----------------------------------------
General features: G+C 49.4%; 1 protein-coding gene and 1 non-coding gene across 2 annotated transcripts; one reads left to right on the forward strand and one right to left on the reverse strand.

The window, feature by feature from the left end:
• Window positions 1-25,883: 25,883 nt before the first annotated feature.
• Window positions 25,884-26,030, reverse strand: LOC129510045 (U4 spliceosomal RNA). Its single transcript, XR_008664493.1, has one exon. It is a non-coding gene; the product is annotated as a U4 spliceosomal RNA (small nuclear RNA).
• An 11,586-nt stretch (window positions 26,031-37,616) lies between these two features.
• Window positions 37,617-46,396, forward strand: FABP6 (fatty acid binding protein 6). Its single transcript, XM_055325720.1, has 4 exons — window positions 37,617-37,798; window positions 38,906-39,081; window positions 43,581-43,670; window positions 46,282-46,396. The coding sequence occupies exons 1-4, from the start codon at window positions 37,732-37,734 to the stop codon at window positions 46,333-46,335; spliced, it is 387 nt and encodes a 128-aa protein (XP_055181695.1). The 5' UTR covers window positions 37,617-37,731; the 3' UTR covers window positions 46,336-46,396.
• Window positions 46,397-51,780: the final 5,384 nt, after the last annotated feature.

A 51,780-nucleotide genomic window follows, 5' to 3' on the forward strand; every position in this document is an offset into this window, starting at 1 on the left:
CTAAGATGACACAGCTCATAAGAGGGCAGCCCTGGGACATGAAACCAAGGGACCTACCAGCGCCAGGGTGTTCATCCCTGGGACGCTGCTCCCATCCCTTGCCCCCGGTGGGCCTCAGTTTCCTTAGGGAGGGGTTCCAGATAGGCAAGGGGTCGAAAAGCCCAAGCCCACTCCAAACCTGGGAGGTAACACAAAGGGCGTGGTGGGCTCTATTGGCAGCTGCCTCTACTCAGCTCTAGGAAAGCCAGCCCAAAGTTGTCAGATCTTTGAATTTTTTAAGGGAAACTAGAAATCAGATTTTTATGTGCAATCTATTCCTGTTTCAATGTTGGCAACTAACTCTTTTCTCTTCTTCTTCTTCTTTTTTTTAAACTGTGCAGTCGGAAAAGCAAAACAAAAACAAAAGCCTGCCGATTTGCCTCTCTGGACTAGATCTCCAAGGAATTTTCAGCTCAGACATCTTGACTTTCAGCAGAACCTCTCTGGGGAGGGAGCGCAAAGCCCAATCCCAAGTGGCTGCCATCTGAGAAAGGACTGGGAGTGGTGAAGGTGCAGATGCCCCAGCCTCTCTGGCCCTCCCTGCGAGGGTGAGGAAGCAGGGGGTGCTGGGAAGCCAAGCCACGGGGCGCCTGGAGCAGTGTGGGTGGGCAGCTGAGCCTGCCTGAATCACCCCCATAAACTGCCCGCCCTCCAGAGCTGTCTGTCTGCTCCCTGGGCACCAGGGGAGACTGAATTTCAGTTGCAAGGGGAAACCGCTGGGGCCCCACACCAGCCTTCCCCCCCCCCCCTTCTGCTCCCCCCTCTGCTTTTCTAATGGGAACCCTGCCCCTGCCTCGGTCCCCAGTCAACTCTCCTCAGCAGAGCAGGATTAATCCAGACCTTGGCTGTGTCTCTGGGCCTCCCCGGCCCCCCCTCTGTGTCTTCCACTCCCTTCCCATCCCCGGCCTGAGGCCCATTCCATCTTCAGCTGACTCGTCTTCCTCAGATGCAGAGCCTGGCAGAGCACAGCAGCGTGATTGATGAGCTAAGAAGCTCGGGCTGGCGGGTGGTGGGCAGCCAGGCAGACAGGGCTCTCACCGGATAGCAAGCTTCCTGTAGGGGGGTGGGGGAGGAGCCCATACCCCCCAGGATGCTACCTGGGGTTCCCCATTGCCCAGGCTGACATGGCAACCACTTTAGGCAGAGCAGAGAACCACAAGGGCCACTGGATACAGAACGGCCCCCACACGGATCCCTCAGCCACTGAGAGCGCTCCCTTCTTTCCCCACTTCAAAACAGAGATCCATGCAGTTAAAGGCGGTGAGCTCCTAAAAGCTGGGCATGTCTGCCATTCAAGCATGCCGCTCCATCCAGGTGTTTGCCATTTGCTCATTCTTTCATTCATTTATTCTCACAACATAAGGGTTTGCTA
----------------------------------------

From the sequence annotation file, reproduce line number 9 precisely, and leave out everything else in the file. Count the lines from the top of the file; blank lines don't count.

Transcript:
CTAAGATGACACAGCTCATAAGAGGGCAGCCCTGGGACATGAAACCAAGGGACCTACCAGCGCCAGGGTGTTCATCCCTGGGACGCTGCTCCCATCCCTTGCCCCCGGTGGGCCTCAGTTTCCTTAGGGAGGGGTTCCAGATAGGCAAGGGGTCGAAAAGCCCAAGCCCACTCCAAACCTGGGAGGTAACACAAAGGGCGTGGTGGGCTCTATTGGCAGCTGCCTCTACTCAGCTCTAGGAAAGCCAGCCCAAAGTTGTCAGATCTTTGAATTTTTTAAGGGAAACTAGAAATCAGATTTTTATGTGCAATCTATTCCTGTTTCAATGTTGGCAACTAACTCTTTTCTCTTCTTCTTCTTCTTTTTTTTAAACTGTGCAGTCGGAAAAGCAAAACAAAAACAAAAGCCTGCCGATTTGCCTCTCTGGACTAGATCTCCAAGGAATTTTCAGCTCAGACATCTTGACTTTCAGCAGAACCTCTCTGGGGAGGGAGCGCAAAGCCCAATCCCAAGTGGCTGCCATCTGAGAAAGGACTGGGAGTGGTGAAGGTGCAGATGCCCCAGCCTCTCTGGCCCTCCCTGCGAGGGTGAGGAAGCAGGGGGTGCTGGGAAGCCAAGCCACGGGGCGCCTGGAGCAGTGTGGGTGGGCAGCTGAGCCTGCCTGAATCACCCCCATAAACTGCCCGCCCTCCAGAGCTGTCTGTCTGCTCCCTGGGCACCAGGGGAGACTGAATTTCAGTTGCAAGGGGAAACCGCTGGGGCCCCACACCAGCCTTCCCCCCCCCCCCTTCTGCTCCCCCCTCTGCTTTTCTAATGGGAACCCTGCCCCTGCCTCGGTCCCCAGTCAACTCTCCTCAGCAGAGCAGGATTAATCCAGACCTTGGCTGTGTCTCTGGGCCTCCCCGGCCCCCCCTCTGTGTCTTCCACTCCCTTCCCATCCCCGGCCTGAGGCCCATTCCATCTTCAGCTGACTCGTCTTCCTCAGATGCAGAGCCTGGCAGAGCACAGCAGCGTGATTGATGAGCTAAGAAGCTCGGGCTGGCGGGTGGTGGGCAGCCAGGCAGACAGGGCTCTCACCGGATAGCAAGCTTCCTGTAGGGGGGTGGGGGAGGAGCCCATACCCCCCAGGATGCTACCTGGGGTTCCCCATTGCCCAGGCTGACATGGCAACCACTTTAGGCAGAGCAGAGAACCACAAGGGCCACTGGATACAGAACGGCCCCCACACGGATCCCTCAGCCACTGAGAGCGCTCCCTTCTTTCCCCACTTCAAAACAGAGATCCATGCAGTTAAAGGCGGTGAGCTCCTAAAAGCTGGGCATGTCTGCCATTCAAGCATGCCGCTCCATCCAGGTGTTTGCCATTTGCTCATTCTTTCATTCATTTATTCTCACAACATAAGGGTTTGCTA